Misty Copeland Is First Black Female Principal Dancer for American Ballet Theater
The pioneer, a dancer with the company for 14 years, breaks a barrier that had stood for 75 years
Misty Copeland has been promoted to principal ballerina with American Ballet Theater. And with that promotion, she makes history as the first African-American female to achieve that position in the company’s 75-year history.
Copeland, 32, has danced with the company for 14 years. She became the first black ballerina to star in its production of Swan Lake at New York City’s Metropolitan Opera House only last week and has talked openly about race and her status as a role model while enjoying fame that has turned her “performances [into] events, drawing large, diverse, enthusiastic crowds to cheer her on,” as The New York Times reports.
Her wide fame beyond the dance world – she’s been a soloist with ABT for eight years – extends to her half-million Instagram followers, an online ad for Under Armour that’s been viewed 8 million times, and her authorship of a children’s book, Firebird.
Her Swan Lake debut attracted so many autograph seekers that the crowd had to be cleared from the stage door, according to the Times.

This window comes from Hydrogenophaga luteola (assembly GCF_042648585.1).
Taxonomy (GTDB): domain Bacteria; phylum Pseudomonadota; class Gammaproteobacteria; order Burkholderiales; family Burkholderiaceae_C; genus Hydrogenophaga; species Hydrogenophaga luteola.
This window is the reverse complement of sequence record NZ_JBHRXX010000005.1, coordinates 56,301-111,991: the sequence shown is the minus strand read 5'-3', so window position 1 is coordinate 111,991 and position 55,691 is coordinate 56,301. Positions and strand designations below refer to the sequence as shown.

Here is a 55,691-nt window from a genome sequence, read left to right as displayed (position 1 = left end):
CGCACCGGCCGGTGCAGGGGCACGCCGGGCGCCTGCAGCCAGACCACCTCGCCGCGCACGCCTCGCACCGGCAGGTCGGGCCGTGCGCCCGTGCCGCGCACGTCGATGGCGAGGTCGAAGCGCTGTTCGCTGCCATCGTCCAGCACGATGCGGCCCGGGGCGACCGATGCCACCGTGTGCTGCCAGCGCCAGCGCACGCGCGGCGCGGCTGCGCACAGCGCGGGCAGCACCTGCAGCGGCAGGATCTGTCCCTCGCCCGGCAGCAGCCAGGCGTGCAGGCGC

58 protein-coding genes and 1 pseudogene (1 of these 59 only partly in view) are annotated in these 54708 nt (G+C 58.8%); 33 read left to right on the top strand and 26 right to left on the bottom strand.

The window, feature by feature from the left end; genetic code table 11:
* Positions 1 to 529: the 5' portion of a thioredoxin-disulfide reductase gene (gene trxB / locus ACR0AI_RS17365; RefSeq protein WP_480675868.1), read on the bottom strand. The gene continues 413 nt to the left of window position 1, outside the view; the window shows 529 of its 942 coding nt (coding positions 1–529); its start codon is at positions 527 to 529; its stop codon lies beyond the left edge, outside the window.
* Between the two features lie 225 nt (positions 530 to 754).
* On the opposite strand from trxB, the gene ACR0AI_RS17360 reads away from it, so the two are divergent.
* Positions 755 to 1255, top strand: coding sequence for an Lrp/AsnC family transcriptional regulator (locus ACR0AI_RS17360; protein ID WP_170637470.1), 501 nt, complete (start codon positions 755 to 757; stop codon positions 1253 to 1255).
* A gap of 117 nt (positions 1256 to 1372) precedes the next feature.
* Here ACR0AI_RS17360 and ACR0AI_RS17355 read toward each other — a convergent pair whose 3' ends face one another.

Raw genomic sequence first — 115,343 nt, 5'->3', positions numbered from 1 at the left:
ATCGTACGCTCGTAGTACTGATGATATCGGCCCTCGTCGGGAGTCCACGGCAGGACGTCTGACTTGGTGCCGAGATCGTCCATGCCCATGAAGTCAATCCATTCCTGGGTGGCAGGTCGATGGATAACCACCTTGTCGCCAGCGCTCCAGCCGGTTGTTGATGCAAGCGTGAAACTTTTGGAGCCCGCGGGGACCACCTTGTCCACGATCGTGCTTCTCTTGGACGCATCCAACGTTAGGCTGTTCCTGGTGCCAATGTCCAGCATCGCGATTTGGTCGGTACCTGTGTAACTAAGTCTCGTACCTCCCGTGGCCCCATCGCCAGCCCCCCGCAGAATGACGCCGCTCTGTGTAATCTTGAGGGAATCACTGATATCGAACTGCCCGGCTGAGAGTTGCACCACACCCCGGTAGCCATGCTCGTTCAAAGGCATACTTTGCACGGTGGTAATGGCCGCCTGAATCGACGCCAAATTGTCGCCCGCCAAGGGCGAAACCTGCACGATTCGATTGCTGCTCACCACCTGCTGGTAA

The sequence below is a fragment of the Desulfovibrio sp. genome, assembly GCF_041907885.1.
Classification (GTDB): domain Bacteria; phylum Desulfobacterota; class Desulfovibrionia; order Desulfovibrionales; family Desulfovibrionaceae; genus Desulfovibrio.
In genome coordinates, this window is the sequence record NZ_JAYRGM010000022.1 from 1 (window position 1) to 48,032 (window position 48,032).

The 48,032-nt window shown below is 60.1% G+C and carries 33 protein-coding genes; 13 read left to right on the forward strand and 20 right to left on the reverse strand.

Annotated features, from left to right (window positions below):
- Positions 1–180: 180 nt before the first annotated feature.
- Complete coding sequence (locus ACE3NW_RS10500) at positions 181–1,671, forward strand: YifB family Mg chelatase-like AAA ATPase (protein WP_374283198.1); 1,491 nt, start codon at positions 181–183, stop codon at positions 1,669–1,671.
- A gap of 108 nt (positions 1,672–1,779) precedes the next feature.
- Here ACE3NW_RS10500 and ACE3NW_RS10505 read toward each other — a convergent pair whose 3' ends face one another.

In a memoir released last year, Life in Motion: An Unlikely Ballerina, Copeland wrote: “My fears are that it could be another two decades before another black woman is in the position that I hold with an elite ballet company. That if I don’t rise to principal, people will feel I have failed them.”
After gracing the cover of Time magazine this year as one of its influential Time 100, the native of Kansas City, Missouri, told the magazine: “Something that my mother instilled in me, as a biracial woman herself, and me being biracial, was that the world was going to view me as a black woman, no matter what I decided to do.”
“I had no idea that that was going to be my truth at some point in my life, when I moved to New York City at 17 years old and joined American Ballet Theater and realized I was the only African American woman in a company of 80 dancers.”
“I never saw a ballerina who looked like me before,” she told Time, acknowledging the mentoring of black ballerinas like Raven Wilkinson and the inspiration she felt to “try and open up the doors for the history of African-American ballerinas that I feel is just not told.”
“I’m here to be a vessel for all these brown ballerinas who have come before me,” she said.